With their benefits, CDs may seem like an attractive way to save and earn more. However, some people should consider using one of these accounts more than others. The decision to open one is largely dependent on your financial goals and current situation (as most require a minimum deposit).

According to Schulman, a CD might be a good choice if “you have a lump sum of money that you won’t need for a specific period and you’re comfortable with locking in your funds for a set term.” In other words, you’ll need to make sure you don’t miss the money you put away because you won’t be able to access it.

Even with their high interest rates, CDs don’t offer huge returns for investors. For this reason, they’re typically more appropriate for the short term. So, if you’re someone who’s looking to save up for something like college or buying a house, yet you only have a few years to do so, you may consider putting your money in one of these accounts.

Everyone’s situation is different, however. If you’re trying to decide whether opening a CD is right for you, we recommend speaking with a financial advisor for advice. They’ll be able to help you figure out which investment or savings vehicle best matches your goals.

To find a qualified financial professional, consider using this free matching tool. After filling out a short quiz, it’ll connect you with up to three vetted fiduciary advisors near you.

Frequently Asked Questions

Are certificates of deposit worth it?

This largely depends on your goals and current financial situation. If you’re looking for near-guaranteed returns in the short term, a CD may be worth it. However, be aware that you’ll need to be comfortable with not touching the money in it for the entire term length.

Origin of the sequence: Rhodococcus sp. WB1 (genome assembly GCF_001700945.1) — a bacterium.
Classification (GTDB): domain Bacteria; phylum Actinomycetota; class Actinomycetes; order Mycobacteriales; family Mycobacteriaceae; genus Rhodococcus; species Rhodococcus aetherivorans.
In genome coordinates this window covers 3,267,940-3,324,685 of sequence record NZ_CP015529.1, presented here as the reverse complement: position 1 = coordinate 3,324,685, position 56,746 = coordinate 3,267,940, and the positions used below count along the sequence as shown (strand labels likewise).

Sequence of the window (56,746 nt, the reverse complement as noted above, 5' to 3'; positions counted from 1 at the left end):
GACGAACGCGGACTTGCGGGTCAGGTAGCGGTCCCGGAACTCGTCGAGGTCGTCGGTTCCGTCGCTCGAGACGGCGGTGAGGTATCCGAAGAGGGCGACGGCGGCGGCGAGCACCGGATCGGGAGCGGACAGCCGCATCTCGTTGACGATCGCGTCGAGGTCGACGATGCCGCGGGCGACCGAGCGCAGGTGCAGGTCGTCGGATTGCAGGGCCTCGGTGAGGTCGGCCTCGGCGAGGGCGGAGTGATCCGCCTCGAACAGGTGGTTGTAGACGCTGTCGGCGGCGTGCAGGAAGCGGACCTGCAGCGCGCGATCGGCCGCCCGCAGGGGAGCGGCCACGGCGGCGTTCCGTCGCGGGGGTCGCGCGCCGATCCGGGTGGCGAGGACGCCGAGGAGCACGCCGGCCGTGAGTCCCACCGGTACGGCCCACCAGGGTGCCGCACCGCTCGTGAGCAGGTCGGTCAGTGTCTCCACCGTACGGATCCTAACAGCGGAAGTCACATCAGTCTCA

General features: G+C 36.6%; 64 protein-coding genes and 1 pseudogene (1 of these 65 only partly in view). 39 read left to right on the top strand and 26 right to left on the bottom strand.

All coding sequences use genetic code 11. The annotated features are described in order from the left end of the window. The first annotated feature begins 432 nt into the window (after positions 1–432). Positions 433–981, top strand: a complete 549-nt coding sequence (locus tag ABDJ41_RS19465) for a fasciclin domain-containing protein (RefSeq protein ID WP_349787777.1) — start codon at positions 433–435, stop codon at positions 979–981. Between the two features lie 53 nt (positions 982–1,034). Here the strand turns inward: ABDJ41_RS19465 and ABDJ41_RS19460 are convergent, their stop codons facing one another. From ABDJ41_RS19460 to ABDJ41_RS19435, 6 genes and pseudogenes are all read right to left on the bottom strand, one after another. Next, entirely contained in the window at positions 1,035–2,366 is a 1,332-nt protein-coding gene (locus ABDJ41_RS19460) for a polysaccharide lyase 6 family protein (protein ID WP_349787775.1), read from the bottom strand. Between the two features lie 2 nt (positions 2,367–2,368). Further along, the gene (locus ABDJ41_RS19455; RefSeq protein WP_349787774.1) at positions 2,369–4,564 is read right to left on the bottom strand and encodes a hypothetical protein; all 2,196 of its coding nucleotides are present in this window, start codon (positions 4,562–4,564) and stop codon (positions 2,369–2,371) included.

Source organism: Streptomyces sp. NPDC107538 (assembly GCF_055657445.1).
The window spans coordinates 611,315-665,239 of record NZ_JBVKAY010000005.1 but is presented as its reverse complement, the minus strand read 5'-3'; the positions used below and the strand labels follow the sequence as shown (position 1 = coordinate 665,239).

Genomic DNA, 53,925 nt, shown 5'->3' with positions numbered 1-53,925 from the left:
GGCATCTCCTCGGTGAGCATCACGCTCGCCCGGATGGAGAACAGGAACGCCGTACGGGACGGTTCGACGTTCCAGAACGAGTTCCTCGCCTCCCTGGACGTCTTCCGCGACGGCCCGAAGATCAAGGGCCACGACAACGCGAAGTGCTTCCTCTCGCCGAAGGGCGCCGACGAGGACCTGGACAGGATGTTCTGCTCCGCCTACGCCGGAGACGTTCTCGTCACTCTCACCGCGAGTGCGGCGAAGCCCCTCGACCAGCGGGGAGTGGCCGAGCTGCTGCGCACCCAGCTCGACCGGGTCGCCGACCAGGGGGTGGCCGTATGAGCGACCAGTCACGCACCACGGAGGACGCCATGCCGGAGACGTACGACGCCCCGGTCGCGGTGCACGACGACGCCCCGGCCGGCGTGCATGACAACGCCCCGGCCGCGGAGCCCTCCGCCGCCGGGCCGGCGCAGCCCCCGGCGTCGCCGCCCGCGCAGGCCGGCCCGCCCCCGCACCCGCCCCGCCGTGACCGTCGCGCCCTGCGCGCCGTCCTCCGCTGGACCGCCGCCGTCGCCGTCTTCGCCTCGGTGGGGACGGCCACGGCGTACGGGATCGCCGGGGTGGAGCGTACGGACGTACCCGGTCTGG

Is a CD FDIC-insured?

Most CDs are FDIC-insured up to $250,000. Some, however, may not offer this protection. Typically, ones that aren’t insured offer higher interest rates to help balance the risk for accountholders.

How safe are certificates of deposit?

CDs are one of the safest types of investments you can make, especially if your funds are FDIC-insured. However, there is still some risk because a given financial institution could somehow go out of business and lose your money. Schulman recommends you “take extra care regarding the reputation and financial stability of the bank, credit union, or other financial institution you are dealing with to ensure the safety of your investment.” For instance, while smaller banks may offer higher rates, a larger one might carry less risk of losing your money.

How are CDs taxed?

Annual interest earnings are taxable as ordinary income. This is a consideration you must make before you put funds into a CD. Be sure that you’re able to pay taxes as they come, as you won’t be able to touch what’s in your account until the maturity date.

What are some alternatives to CDs?